"...all doctors should be able to diagnose and treat nutritional deficiencies."

Royal College of Physicians. Nutrition and Patients: A Doctor's Responsibility. London 2002

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This page has been printed from the www.stewartnutrition.co.uk web site.


Alcohol Excess

Alcohol has a deleterious effect on virtually all nutrients and it is not uncommon for some drinkers to compensate for their bad habits by taking high-strength nutritional supplements.  However the only nutrient for which there is clear benefit is vitamin B1 – thiamin.  Supplements of other nutrients especially other B vitamins may well be needed but are not a substitute for a balanced varied diet.  There are some nutrients that could cause harm to heavy drinkers and will mean that many multivitamins and anti-oxidant preparations could be unsuitable.

Vitamin A - retinol
Deficiency of this vitamin, which is stored in the liver, can occur in alcoholics causing night blindness and poor immune function.  However population-based studies in the UK and elsewhere reveal that heavy drinkers have higher levels of retinol in the blood and this is almost certainly due to the increased mobilisation of the vitamin from the liver compared with low consumers.   Supplements can also be damaging to the liver and high intakes may increase the risk of fatty liver disease which is common in heavy, especially overweight drinkers.  http://www.food.gov.uk/multimedia/pdfs/reviewvita.pdf page
It is thus prudent for all not to exceed the Safe Upper Level of 1500 ug per day, which typically means that any vitamin supplement should not provide more than 800 ug per daily dose.  Heavy drinkers especially those with abnormal liver function tests or established alcohol-induced liver disease should not take any supplements of retinol without expert assessment advice.

Beta-carotene
Typically this vegetable-derived form of vitamin A is considered to be safe with a Safe Upper Level of 7,000 ug/day.  However over 20 years ago the observation was made in experimental animals that supplements of beta-carotene might also aggravate alcohol-induced liver damage.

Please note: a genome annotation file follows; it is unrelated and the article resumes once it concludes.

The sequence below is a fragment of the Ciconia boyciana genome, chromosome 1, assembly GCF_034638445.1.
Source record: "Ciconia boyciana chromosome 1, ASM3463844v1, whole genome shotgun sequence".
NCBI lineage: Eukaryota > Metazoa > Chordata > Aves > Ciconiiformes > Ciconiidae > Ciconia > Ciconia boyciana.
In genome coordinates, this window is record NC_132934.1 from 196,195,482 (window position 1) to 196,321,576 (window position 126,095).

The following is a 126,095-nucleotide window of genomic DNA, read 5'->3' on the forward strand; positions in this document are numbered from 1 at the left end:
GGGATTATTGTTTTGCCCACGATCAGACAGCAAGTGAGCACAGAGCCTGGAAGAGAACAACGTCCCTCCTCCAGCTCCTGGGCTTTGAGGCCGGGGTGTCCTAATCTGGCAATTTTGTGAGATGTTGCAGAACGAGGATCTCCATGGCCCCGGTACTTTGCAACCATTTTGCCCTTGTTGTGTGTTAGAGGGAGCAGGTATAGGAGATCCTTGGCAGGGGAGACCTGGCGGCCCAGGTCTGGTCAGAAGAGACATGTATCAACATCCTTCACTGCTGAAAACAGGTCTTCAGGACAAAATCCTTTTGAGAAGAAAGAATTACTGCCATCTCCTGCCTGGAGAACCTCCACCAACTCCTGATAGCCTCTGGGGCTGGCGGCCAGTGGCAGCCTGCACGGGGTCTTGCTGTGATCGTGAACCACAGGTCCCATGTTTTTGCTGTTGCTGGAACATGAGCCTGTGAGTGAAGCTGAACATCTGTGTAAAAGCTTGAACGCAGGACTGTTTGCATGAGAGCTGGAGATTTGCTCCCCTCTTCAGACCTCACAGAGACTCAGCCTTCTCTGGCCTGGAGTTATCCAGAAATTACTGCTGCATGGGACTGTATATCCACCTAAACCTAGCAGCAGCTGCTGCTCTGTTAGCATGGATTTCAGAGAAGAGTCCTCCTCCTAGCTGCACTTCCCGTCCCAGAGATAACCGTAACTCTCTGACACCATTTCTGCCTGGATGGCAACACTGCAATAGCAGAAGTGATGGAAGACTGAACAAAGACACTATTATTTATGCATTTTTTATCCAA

Again it is prudent not to exceed the Safe Upper Level of 7,000 ug per day and those with abnormal liver function tests or alcohol-induced liver disease should probably not take any supplements without expert advice.
The US expert position on beta-carotene is that it should only be used for the correction of proven vitamin A deficiency, which is known to be rare in adults.

Iron
Iron deficiency is relatively unlikely in heavy drinkers as alcohol itself enhances iron absorption and wine is a relatively good source of the mineral though it may not always be well absorbed.
Heavy drinkers are unlikely to need iron supplements and multivitamins with iron should not be taken by anyone with abnormal liver function tests as they may have an excess of iron.  This can be due to the genetic condition haemochromatosis which results in increased iron absorption leading to iron accumulation in the liver and elsewhere causing fatigue, liver disease, arthritis, diabetes and hormonal changes in men and women.
Supplements of iron should not be taken by heavy drinkers without tests to determine what their needs are.  Multivitamins with iron should not be taken by anyone with persistently abnormal liver tests unless they have been demonstrated to be deficient

Vitamin B3 and Alcohol-induced Neurological Pellagra
A retrospective analysis of 22 heavy alcohol consumers in France revealed that at post-mortem pathological changes due to neurological pellagra had been missed and possibly worsened by the administration of vitamins B – thiamin and or vitamin B6.
The authors sensibly recommend that “Multiple vitamin therapy should be given in the treatment of undiagnosed encephalopathies in alcoholic patients.”

Sedaru M et al. The clinical spectrum of alcoholic pellagra encephalopathy.  A retrospective analysis of 22 cases studied pathologically.  Brain. 1988;111:829-42.

Other similar reports of alcohol-induced pellagra appear in the literature and stress the presence of myoclonus, ataxia and oppositional hypertonus in such patients.  The classical features of dermatitis, diarrhoea and dementia may not always be present.

References
Parker, Andrew J. R et al.  Diagnosis and management of alcohol use disorders
BMJ 2008;336:496-501

Assess your intake in units per week.
http://www.drinkaware.co.uk
Institute of Alcohol Studies www.ias.org.uk
Alcohol Concern http://www.alcoholconcern.org.uk



Copyright Dr. Alan Stewart M.B.B.S.M.R.C.P. (UK)M.F. Hom.
47 Priory Street, Lewes, East Sussex. BN7 1HJ
Tel 01273 487003 Fax: 01273 487576